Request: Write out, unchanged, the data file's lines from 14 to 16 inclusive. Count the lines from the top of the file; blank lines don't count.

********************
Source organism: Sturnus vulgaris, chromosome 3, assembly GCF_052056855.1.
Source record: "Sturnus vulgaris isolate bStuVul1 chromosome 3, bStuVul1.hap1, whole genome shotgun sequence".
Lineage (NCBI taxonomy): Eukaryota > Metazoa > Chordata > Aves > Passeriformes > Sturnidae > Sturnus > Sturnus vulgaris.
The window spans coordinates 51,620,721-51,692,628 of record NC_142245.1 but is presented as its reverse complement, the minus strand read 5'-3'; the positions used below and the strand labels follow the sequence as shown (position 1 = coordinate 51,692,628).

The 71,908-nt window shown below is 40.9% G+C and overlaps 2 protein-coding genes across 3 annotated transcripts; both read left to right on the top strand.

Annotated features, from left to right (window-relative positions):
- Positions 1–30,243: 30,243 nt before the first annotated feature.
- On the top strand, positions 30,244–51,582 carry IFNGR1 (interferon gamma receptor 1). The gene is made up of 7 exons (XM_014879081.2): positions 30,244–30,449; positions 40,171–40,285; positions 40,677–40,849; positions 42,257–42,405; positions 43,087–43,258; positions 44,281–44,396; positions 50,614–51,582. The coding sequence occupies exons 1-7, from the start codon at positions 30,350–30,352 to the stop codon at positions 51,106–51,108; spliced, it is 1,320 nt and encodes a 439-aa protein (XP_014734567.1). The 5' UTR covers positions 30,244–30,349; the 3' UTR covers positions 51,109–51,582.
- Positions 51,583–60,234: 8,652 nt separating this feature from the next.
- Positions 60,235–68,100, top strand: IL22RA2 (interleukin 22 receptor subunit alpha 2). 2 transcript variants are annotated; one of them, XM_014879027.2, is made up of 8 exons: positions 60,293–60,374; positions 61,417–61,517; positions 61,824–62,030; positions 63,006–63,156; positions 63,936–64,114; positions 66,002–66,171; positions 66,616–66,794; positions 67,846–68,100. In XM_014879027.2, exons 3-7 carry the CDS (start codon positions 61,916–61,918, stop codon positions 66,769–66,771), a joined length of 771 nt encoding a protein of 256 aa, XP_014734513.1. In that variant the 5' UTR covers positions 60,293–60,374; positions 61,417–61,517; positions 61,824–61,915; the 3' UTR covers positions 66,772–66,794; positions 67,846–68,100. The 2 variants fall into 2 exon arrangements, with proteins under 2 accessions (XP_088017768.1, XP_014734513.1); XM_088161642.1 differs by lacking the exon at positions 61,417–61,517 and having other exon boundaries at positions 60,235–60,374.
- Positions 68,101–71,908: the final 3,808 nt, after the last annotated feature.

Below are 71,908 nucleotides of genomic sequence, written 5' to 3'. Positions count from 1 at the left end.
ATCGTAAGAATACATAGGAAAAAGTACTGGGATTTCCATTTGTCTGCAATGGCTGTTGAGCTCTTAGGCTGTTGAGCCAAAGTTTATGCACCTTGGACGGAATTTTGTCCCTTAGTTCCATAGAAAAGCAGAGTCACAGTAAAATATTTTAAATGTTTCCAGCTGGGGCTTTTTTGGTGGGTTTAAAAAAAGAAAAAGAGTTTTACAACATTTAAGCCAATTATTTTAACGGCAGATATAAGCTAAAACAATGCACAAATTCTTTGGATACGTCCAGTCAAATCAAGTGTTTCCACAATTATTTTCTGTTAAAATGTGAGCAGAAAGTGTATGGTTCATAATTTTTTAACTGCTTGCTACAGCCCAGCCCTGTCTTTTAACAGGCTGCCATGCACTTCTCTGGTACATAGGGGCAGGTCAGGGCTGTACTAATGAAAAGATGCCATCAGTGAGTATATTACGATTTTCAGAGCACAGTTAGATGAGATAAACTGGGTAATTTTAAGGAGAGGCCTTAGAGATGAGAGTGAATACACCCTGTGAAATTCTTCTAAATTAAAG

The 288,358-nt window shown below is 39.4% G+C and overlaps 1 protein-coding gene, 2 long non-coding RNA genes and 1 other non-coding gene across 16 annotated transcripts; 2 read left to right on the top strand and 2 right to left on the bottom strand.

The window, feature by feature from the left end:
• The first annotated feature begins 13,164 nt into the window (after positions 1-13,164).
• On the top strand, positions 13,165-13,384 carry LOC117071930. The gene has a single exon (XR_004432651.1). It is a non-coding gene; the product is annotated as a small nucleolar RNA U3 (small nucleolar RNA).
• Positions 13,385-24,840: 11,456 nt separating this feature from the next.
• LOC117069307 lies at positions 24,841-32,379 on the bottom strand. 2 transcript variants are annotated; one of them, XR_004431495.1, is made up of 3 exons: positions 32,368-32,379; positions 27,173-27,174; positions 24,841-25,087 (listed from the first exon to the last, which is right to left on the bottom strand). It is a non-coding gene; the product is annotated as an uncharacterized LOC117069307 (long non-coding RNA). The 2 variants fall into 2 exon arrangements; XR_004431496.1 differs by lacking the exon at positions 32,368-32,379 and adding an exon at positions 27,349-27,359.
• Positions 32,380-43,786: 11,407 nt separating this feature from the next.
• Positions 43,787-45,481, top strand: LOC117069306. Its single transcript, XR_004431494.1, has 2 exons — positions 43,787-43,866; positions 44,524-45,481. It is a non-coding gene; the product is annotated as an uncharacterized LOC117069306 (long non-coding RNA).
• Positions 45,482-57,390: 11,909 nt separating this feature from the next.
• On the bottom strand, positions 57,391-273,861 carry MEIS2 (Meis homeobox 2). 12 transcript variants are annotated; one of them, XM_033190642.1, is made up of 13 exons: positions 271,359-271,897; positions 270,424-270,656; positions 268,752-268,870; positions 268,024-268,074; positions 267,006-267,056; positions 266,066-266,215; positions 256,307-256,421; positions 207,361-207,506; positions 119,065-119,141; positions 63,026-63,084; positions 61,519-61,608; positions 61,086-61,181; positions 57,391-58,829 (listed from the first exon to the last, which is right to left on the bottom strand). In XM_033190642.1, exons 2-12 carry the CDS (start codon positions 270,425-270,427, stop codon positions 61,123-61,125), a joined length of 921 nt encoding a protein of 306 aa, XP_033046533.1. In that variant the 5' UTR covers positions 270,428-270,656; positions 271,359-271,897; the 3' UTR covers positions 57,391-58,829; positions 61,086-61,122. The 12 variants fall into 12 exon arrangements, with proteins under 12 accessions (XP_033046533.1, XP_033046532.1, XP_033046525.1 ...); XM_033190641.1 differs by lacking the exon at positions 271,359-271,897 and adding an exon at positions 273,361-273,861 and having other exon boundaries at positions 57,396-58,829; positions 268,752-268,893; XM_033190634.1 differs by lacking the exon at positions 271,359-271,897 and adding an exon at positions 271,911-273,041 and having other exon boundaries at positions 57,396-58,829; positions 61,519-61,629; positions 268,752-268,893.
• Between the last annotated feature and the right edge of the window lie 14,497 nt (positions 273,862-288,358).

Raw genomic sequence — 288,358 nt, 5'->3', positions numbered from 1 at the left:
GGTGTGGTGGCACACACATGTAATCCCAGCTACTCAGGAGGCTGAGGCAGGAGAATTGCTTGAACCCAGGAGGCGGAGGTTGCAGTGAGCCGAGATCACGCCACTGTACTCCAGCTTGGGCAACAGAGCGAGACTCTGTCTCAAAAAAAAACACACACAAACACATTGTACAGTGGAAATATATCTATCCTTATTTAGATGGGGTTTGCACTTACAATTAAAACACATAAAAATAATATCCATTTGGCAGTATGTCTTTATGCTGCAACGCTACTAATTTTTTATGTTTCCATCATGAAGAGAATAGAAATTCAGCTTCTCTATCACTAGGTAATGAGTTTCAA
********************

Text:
The 288,358-nt window shown below is 39.4% G+C and overlaps 1 protein-coding gene, 2 long non-coding RNA genes and 1 other non-coding gene across 16 annotated transcripts; 2 read left to right on the top strand and 2 right to left on the bottom strand.

The window, feature by feature from the left end:
• The first annotated feature begins 13,164 nt into the window (after positions 1-13,164).